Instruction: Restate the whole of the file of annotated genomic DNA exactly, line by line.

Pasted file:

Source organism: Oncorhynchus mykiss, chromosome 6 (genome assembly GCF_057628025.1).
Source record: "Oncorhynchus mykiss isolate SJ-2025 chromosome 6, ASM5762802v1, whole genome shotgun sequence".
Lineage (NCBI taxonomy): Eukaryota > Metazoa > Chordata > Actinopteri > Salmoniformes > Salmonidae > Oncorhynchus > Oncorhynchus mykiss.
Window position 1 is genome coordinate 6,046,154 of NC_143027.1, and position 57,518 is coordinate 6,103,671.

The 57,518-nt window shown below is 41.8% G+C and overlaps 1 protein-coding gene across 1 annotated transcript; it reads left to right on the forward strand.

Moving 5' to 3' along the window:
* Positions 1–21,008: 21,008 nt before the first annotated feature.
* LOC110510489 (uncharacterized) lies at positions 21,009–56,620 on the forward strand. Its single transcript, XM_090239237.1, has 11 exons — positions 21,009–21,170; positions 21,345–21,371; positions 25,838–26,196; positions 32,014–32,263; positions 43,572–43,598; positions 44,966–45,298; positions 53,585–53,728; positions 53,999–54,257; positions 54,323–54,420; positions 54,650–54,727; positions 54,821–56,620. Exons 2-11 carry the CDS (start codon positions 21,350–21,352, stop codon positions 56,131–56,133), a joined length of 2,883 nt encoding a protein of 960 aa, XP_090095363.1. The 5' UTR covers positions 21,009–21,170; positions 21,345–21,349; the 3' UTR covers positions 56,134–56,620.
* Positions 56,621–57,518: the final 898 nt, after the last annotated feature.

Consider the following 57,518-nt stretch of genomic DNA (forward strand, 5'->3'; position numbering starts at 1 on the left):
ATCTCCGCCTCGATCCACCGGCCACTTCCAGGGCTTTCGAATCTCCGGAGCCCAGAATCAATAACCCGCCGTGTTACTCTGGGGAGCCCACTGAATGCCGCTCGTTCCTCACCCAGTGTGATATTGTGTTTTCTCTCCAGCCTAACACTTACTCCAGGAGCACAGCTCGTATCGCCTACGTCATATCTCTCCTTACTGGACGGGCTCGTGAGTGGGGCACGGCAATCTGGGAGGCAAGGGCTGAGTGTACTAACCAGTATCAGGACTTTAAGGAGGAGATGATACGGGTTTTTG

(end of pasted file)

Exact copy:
Source organism: Oncorhynchus mykiss, chromosome 6 (genome assembly GCF_057628025.1).
Source record: "Oncorhynchus mykiss isolate SJ-2025 chromosome 6, ASM5762802v1, whole genome shotgun sequence".
Lineage (NCBI taxonomy): Eukaryota > Metazoa > Chordata > Actinopteri > Salmoniformes > Salmonidae > Oncorhynchus > Oncorhynchus mykiss.
Window position 1 is genome coordinate 6,046,154 of NC_143027.1, and position 57,518 is coordinate 6,103,671.

The 57,518-nt window shown below is 41.8% G+C and overlaps 1 protein-coding gene across 1 annotated transcript; it reads left to right on the forward strand.

Moving 5' to 3' along the window:
* Positions 1–21,008: 21,008 nt before the first annotated feature.
* LOC110510489 (uncharacterized) lies at positions 21,009–56,620 on the forward strand. Its single transcript, XM_090239237.1, has 11 exons — positions 21,009–21,170; positions 21,345–21,371; positions 25,838–26,196; positions 32,014–32,263; positions 43,572–43,598; positions 44,966–45,298; positions 53,585–53,728; positions 53,999–54,257; positions 54,323–54,420; positions 54,650–54,727; positions 54,821–56,620. Exons 2-11 carry the CDS (start codon positions 21,350–21,352, stop codon positions 56,131–56,133), a joined length of 2,883 nt encoding a protein of 960 aa, XP_090095363.1. The 5' UTR covers positions 21,009–21,170; positions 21,345–21,349; the 3' UTR covers positions 56,134–56,620.
* Positions 56,621–57,518: the final 898 nt, after the last annotated feature.

Consider the following 57,518-nt stretch of genomic DNA (forward strand, 5'->3'; position numbering starts at 1 on the left):
ATCTCCGCCTCGATCCACCGGCCACTTCCAGGGCTTTCGAATCTCCGGAGCCCAGAATCAATAACCCGCCGTGTTACTCTGGGGAGCCCACTGAATGCCGCTCGTTCCTCACCCAGTGTGATATTGTGTTTTCTCTCCAGCCTAACACTTACTCCAGGAGCACAGCTCGTATCGCCTACGTCATATCTCTCCTTACTGGACGGGCTCGTGAGTGGGGCACGGCAATCTGGGAGGCAAGGGCTGAGTGTACTAACCAGTATCAGGACTTTAAGGAGGAGATGATACGGGTTTTTG